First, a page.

Vinyl is dead.
So proclaimed the prophets of the disruptive economy culture back in 1988.
That’s when CD sales — just five years after popping up in the United States — eclipsed vinyl sales.
Cassette sales that were all that and a bag of chips in 1988 when they dominated music format sales and had beaten their Stone Age cousin the 8-track tape into submission, would be surpassed by CD sales in 1991.
We were told by the same forces of change that assume all known parameters before they came along will be toast just like the gurus behind the Silicon Valley Bank collapse, that downloads would be the death knell of music on anything but devices controlled by Apple, Samsung, et al.
Downloads now account for only 3 percent of music sales.
Vinyl record sales have grown for the 16th straight year jumping 17 percent in 2022 to $1.2 billion.
Streaming subscription services grew 8 percent last year to $10.2 billion.
Streaming seems likely to have as long a run — at least until some format we’ve never thought of comes along — as being top of the heap as long-playing commercial vinyl did after RCA first rolled the format out in 1930.
That said, vinyl last year outsold CDs for the first time since 1987.
There were 41 million vinyl albums sold in 2022 as opposed to 33 million CD albums.
And while that is new releases, a trip to purchase “new” tunes at Mad Monk Vintage/Rasputin Music & Movies in Modesto, reflects how weird the trend toward vinyl has become.
The CD section was dominated by browsers who qualified for AARP cards years ago while those flipping through the vinyl selections started using an app to book Uber drivers when gas was $4 a gallon.
The argument for vinyl is that it has a superior sound.
From someone who learned to drive when gas was 55 cents a gallon and your parents warned you against accepting rides from strangers, music sounds better streamed via Yahoo on my Dell laptop than it does on any stereo system of my youth.
And the components and casing employed to attain that quality could fit into my wallet as opposed to the 1970s speakers and equipment that required a 42-foot U-Haul rental truck to transport.
Granted, most CD players you can buy today — outside of what comes in cars that are arguably the best sound chambers designed that those of us who aren’t awash in money can afford that has the right amount of strategically placed speakers and as long as you don’t crank the volume up — are basically garbage.
But they are out there in the form of CD stereo systems.
Trust me, my Frank Sinatra collection along with CDs from the Great American Song Book, soft as well as hard rock, jazz, country, western (it is a separate genre) and admittedly a light sprinkling of bubblegum can attest to the quality.
But then again I doubt there are few people who can say they workout on a rowing machine using a water tank or lift weights at 3 o’clock in the morning to Frank Sinatra singing “Summer Wind.”
I have never claimed to be normal, whatever that means. That said, I don’t sell my tastes short. I don’t simply hear a different drummer drumming. It’s more like an entirely different orchestra as long as it isn’t playing any rap crap.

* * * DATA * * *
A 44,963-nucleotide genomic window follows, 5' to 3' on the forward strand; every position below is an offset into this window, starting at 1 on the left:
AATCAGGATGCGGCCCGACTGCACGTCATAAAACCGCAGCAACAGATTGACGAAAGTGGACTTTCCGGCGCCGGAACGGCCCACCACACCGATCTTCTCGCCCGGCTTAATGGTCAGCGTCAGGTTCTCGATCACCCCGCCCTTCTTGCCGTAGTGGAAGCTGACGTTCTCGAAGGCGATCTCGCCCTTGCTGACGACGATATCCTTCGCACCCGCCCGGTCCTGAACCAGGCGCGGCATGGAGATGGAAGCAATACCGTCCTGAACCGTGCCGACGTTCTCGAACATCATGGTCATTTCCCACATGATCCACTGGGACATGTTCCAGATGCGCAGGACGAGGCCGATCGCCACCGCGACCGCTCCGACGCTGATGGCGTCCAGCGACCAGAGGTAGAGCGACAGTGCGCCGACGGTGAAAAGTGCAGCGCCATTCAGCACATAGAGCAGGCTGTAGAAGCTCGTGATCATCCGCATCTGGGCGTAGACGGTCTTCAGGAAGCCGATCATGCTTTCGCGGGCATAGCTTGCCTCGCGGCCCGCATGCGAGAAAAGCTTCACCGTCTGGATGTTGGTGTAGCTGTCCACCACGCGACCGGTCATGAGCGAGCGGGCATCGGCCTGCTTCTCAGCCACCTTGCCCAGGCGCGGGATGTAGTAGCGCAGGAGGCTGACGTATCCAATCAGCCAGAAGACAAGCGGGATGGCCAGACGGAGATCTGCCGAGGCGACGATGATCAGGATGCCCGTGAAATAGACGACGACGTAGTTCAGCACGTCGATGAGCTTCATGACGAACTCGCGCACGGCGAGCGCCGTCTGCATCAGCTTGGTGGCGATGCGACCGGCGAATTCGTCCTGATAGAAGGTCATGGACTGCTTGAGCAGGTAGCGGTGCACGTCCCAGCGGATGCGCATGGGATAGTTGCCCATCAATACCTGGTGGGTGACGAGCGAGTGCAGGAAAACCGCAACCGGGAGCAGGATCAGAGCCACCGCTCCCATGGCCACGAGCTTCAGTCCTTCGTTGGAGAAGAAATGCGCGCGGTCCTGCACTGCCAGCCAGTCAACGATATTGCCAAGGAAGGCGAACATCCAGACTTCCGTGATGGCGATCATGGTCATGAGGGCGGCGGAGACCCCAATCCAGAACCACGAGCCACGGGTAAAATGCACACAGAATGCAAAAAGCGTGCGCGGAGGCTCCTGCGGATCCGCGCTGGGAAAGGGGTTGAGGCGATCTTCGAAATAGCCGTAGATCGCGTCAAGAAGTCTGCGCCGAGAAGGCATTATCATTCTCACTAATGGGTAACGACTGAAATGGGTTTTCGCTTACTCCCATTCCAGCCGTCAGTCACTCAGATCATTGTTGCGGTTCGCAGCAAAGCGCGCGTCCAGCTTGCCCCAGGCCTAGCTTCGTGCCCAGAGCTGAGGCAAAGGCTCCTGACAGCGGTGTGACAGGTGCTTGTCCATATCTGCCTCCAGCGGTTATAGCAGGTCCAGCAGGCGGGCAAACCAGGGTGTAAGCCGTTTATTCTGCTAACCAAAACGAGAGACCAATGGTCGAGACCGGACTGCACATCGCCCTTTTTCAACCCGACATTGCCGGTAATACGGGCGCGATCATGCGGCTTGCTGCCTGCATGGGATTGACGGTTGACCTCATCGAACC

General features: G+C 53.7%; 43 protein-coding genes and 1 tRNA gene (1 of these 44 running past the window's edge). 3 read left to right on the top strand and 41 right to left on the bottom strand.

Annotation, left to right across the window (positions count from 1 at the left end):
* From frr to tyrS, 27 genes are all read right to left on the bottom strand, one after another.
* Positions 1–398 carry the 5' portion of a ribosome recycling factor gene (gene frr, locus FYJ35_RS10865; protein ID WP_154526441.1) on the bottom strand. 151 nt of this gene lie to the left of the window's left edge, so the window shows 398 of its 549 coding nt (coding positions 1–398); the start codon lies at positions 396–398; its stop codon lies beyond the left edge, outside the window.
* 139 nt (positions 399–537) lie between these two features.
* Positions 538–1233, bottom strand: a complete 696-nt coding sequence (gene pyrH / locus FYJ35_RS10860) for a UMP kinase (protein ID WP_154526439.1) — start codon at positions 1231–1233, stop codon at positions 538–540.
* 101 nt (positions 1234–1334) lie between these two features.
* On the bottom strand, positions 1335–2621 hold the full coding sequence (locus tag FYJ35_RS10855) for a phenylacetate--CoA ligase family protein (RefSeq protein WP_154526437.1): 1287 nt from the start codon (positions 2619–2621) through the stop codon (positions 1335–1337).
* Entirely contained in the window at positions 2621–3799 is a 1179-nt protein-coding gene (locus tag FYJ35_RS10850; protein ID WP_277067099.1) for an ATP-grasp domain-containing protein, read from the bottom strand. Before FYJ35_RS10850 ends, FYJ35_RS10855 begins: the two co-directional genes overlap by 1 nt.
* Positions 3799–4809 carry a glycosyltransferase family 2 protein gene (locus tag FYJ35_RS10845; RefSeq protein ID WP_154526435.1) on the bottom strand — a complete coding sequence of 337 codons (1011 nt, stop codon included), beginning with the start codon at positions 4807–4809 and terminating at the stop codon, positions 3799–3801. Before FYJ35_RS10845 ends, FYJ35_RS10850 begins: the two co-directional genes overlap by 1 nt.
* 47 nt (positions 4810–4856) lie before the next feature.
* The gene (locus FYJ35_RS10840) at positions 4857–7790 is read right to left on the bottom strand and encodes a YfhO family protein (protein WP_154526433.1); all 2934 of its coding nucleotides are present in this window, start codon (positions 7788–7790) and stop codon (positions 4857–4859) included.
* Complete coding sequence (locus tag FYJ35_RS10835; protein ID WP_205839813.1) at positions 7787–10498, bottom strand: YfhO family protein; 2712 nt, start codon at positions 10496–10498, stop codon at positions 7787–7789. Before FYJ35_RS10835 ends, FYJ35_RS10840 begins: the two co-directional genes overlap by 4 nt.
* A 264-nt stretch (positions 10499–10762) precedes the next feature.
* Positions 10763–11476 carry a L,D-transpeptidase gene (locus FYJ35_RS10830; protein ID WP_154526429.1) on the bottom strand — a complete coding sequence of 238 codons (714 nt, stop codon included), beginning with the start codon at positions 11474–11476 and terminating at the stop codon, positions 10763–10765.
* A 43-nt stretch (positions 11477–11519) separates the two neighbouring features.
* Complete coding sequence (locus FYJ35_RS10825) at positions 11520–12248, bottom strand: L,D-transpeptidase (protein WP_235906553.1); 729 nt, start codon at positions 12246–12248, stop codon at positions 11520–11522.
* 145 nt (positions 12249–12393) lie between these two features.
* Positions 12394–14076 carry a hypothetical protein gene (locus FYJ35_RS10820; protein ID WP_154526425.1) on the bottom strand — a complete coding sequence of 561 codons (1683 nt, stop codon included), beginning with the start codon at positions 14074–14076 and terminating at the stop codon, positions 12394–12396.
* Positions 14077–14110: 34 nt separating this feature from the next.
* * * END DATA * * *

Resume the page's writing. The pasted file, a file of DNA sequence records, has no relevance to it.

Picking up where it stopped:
It is why my views on vinyl — although it always great to see something older than myself enjoying a resurgence — are worth as much as steel needles that were used to scratch records and predated diamond and sapphire ones.
And since I intentionally did not partake in the Sony Walkman movement and have never plugged buds into an Apple or any other device, I am far from an expert in music playing devices.
That said, I can’t take vinyl with me on long trips.
I know, I know. Create and download a playlist.
Why when there is Sirius XM where I can tune in for my favored genre of the moment, hear music I’ve grown accustomed to and occasionally be surprised by something I’ve never heard before or I had tucked away in a far corner of my mind.
Besides, if I had downloaded my Sinatra and said no to Sirius XM in the car, I never would have come across Channel 70 — the Sinatra Channel.
It’s the channel that plays primarily Sinatra with a huge dose of other singers of the same era that made me fall in love with the Great American Song Book.
Vinyl anchors you in place.
CDs, streaming and such is largely a non-tethered technology.
Still the fact knowing technology — as well as music— can transcend generational lines such as vinyl is doing makes you realize civilization still benefits from the use of rearview mirrors.
Each generation is convinced they are the enlightened ones.
But then they became exposed to ideas, traditions, technology, books, and even music that makes them realize there is worth in what has gone before just as there is value in the present, and promise in the future.
And, along the way, they may have a Leonardo DaVinci moment realizing someone had thought of what they believe to be a brilliant new concept or even created what they embrace as cutting edge years, if not centuries, before.
Amazon, the internet, app and home delivery are basically the same as pre-1950 u-ring/we-bring stores, phones, paper as well as pencil, and home delivery.
Vinyl obviously won’t topple streaming subscription services although rest assured something eventually will.
Vinyl, though, is not dead.
Just like Frank Sinatra, it will live on.
And — as a concession to self-proclaimed music purists that have flocked back to vinyl — records have a lot in common with Old Blue Eyes. Good sounds transcend generations.
They won’t go the way of the dodo bird or cassette tapes.
This column is the opinion of editor, Dennis Wyatt, and does not necessarily represent the opinions of The Bulletin or 209 Multimedia. He can be reached at firstname.lastname@example.org